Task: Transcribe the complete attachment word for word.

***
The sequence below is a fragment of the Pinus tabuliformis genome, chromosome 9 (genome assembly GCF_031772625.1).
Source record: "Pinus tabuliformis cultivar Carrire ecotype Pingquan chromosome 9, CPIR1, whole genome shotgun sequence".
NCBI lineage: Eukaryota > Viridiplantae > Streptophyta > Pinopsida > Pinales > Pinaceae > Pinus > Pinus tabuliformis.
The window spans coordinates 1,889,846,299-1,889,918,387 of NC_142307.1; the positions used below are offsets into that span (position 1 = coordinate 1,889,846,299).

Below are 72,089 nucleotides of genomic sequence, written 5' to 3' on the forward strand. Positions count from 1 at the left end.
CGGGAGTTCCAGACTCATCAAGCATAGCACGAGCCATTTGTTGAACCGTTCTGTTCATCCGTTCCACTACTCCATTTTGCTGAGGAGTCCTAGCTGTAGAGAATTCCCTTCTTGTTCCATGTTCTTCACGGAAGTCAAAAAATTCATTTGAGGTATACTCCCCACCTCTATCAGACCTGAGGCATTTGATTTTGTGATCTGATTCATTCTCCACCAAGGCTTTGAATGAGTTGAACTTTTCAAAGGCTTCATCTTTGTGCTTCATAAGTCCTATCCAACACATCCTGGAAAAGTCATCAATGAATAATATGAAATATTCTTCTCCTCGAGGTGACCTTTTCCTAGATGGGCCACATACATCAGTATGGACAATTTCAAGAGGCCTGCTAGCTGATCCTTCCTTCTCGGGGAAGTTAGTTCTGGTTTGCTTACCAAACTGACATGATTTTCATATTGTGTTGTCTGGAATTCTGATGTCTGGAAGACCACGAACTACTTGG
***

The sequence below is a fragment of the Pinus tabuliformis genome, chromosome 9 (genome assembly GCF_031772625.1).
Source record: "Pinus tabuliformis cultivar Carrire ecotype Pingquan chromosome 9, CPIR1, whole genome shotgun sequence".
NCBI lineage: Eukaryota > Viridiplantae > Streptophyta > Pinopsida > Pinales > Pinaceae > Pinus > Pinus tabuliformis.
The window spans coordinates 1,889,846,299-1,889,918,387 of NC_142307.1; the positions used below are offsets into that span (position 1 = coordinate 1,889,846,299).

Below are 72,089 nucleotides of genomic sequence, written 5' to 3' on the forward strand. Positions count from 1 at the left end.
CGGGAGTTCCAGACTCATCAAGCATAGCACGAGCCATTTGTTGAACCGTTCTGTTCATCCGTTCCACTACTCCATTTTGCTGAGGAGTCCTAGCTGTAGAGAATTCCCTTCTTGTTCCATGTTCTTCACGGAAGTCAAAAAATTCATTTGAGGTATACTCCCCACCTCTATCAGACCTGAGGCATTTGATTTTGTGATCTGATTCATTCTCCACCAAGGCTTTGAATGAGTTGAACTTTTCAAAGGCTTCATCTTTGTGCTTCATAAGTCCTATCCAACACATCCTGGAAAAGTCATCAATGAATAATATGAAATATTCTTCTCCTCGAGGTGACCTTTTCCTAGATGGGCCACATACATCAGTATGGACAATTTCAAGAGGCCTGCTAGCTGATCCTTCCTTCTCGGGGAAGTTAGTTCTGGTTTGCTTACCAAACTGACATGATTTTCATATTGTGTTGTCTGGAATTCTGATGTCTGGAAGACCACGAACTACTTGG